You can also reach Segovia by bus. The trip takes just under an hour and a half and a roundtrip ticket will cost you around 10 euros. During the week there are around four buses a day that make the trip from Moncloa bus station to Segovia. The first one departs at 6:30 am and the last returns at 9:45 pm. On weekends there are fewer buses available and they start running a little later. Be sure to check the Avanza website for the most up to date timetables and bus schedules.
By a guided tour
If you’d rather not worry about logistics, consider taking a day trip from Madrid. Tours such as this one offer guided entry into the Alcazar as well as a tour of Segovia and the medieval aqueduct.Book here a full-day guided tour from Madrid to Segovia and Avila.Alternatively, you can book a day trip that combines a visit to Toledo and Segovia.
Once you arrive in Segovia, the best way to get to the Alcazar is to walk. Inside the Alcazar, there is no parking available. In the surrounding area, parking is very limited. If you can find a parking space, only on Saturday afternoon and Sunday street parking is free.
Summer: (from April 1 to October 31) from 10:00 to 20:00
Winter: (from November 1 to March 31) from 10:00 to 18:00
Tickets must be purchased at least 30 minutes prior to closing time.
Regular Admission Rates
Full Entry- 8 euros
Entrance to the Palace, Artillery Museum, and Tower of Juan II
Palace and Museum Only- 5,50 euros
Tower of Juan II Only- 2,50 euros
The Alcazar is easy to navigate without a guide. If you choose to explore the palace on your own you can find free brochures to facilitate your visit at the information desk in Spanish, English, French, German, Italian, Japanese, Portuguese and Russian. For a more in-depth understanding and exploration of the Palace and Artillery Museum, two types of tours are available for purchase through the Alcazar.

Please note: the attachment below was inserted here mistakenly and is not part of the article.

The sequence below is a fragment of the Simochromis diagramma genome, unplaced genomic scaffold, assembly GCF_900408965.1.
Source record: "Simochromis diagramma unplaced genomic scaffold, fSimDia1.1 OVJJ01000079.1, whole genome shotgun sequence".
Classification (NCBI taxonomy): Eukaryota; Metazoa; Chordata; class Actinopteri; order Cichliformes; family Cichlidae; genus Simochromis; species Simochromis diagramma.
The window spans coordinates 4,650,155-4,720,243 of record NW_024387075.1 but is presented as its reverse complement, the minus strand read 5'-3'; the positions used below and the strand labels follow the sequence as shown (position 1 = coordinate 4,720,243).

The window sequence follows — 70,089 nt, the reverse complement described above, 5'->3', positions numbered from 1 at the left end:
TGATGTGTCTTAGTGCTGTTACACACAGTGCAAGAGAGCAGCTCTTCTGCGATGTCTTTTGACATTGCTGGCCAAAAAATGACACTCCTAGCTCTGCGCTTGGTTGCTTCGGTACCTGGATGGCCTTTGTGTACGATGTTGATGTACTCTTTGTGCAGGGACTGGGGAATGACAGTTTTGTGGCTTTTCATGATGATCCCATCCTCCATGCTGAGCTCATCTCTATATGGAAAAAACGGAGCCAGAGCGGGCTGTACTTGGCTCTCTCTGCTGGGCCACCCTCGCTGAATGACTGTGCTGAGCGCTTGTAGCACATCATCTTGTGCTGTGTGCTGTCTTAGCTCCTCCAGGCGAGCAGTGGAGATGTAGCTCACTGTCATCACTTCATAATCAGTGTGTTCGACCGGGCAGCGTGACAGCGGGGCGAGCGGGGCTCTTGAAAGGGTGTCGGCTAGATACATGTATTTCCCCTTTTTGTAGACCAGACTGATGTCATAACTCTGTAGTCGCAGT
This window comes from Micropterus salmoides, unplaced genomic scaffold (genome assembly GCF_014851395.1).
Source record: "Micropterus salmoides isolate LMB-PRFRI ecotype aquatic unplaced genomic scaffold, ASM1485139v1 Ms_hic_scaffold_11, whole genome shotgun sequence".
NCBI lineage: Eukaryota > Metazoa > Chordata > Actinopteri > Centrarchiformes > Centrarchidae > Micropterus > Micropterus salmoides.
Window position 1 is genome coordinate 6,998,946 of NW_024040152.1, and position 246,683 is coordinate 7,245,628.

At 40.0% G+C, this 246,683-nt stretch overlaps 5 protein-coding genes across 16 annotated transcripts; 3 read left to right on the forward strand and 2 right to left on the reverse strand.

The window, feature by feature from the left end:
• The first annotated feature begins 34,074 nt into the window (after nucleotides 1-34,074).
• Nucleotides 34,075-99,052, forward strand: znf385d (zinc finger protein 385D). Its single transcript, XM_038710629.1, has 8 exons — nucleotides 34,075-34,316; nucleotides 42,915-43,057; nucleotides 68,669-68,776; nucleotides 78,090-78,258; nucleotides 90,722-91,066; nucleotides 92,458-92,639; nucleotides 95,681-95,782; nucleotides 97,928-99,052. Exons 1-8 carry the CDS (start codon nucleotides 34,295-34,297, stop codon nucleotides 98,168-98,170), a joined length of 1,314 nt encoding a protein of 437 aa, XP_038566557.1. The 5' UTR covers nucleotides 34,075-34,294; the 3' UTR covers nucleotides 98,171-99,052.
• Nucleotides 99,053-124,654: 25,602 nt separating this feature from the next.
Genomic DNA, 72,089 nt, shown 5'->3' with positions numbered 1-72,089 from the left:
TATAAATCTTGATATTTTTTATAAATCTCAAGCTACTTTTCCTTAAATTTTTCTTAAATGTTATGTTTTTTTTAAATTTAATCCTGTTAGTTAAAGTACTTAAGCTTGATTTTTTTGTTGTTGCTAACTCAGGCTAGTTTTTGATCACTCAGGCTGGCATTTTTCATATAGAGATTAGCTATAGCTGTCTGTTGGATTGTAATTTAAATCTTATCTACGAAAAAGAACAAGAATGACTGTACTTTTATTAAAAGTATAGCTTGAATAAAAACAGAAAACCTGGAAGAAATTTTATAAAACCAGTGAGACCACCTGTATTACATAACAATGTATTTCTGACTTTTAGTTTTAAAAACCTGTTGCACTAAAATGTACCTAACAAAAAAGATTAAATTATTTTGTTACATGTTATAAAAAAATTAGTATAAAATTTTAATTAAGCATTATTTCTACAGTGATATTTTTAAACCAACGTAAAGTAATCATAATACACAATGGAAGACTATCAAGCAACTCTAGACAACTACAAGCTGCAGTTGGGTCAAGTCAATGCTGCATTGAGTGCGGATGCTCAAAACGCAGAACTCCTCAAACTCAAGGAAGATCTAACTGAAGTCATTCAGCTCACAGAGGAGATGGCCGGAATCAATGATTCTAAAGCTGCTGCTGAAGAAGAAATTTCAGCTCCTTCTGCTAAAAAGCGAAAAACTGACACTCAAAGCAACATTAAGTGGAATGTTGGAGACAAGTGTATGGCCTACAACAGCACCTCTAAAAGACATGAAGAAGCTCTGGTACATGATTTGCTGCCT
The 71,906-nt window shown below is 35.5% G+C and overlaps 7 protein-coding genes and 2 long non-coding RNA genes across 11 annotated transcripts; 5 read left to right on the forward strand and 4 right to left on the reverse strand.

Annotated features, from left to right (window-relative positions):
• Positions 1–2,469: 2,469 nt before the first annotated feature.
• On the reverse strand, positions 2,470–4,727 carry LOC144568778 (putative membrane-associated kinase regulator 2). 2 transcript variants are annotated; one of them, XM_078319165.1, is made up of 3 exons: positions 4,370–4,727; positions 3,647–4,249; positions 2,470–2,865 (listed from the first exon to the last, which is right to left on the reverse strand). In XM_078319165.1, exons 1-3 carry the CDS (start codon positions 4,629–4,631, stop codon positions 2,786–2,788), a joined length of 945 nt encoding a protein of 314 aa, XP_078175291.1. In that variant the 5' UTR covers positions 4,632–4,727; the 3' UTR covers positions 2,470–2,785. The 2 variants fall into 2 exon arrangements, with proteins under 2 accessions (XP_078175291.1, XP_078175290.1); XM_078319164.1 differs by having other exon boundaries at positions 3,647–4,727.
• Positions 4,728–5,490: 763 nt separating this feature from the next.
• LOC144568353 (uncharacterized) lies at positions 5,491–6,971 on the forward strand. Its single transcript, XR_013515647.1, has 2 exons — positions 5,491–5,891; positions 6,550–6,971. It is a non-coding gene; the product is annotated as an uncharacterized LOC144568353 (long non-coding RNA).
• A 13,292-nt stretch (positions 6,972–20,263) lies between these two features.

Standard Tour- 2 euro
Only available in Spanish, tours of the Palace and Artillery Museum are usually available every 30 minutes. Tours last 45-60 minutes and tickets must be purchased at least 5 minutes prior to the start of the tour.
Reserved Guide- 40 euro per guide
Private guided tours of the Palace and Museum are available in Spanish, English, and French depending on availability of guides. Your group can include up to 35 people and reservations must be made at least 48 hours in advance.
Things to Do in Segovia
Many people visit Segovia as a day trip from Madrid or one of Spain’s larger cities. However, there is plenty to discover over the course of several days in this ancient city. Once you’ve thoroughly explored the Alcazar, head back down to the city to search for even more Spanish treasures.
Aqueduct of Segovia
The city is home to one of Europe’s greatest Roman monuments. The aqueduct dates to the 1st century run more than 15 kilometers outside of the city and were still in use to transport water to Segovia from the Frío River until the 19th Century.
Compared to some of the city’s other historical sites, Segovia’s Cathedral is relatively new. The current cathedral was built after the original was destroyed in the Revolt of the Comuneros in 1520. Although it was constructed during the renaissance, Segovia Cathedral was designed and built in the Gothic style making it one of Europe’s newest original gothic buildings.
Museo de Segovia
Swing by the Casa del Sol, one of the fortified buildings in the city wall, to see more than 1,500 pieces of art and artifacts that tell the story of Segovia’s history. One of the most impressive exhibits at the museum is a pair of 2,500-years-old carved Iberian boars.
Royal Palace of La Granja de San Ildefonso
If you’re visiting the Alcazar because you love palaces, don’t skip this palace. It’s located around 10 kilometers outside of the city, but the 1,500-acre complex located in the foothills of the Guadarrama Mountains is open to the public. The palace was built by King Felipe V in the 18th century as a summer residence. Inside is an impressive tapestry collection including some that belonged to Isabella the Catholic.
Iglesia de la Vera Cruz
This Romanesque church was consecrated in 1208. It dates to the crusades and the architecture mimics that of the 4th century Church of the Holy Sepulcher in Jerusalem.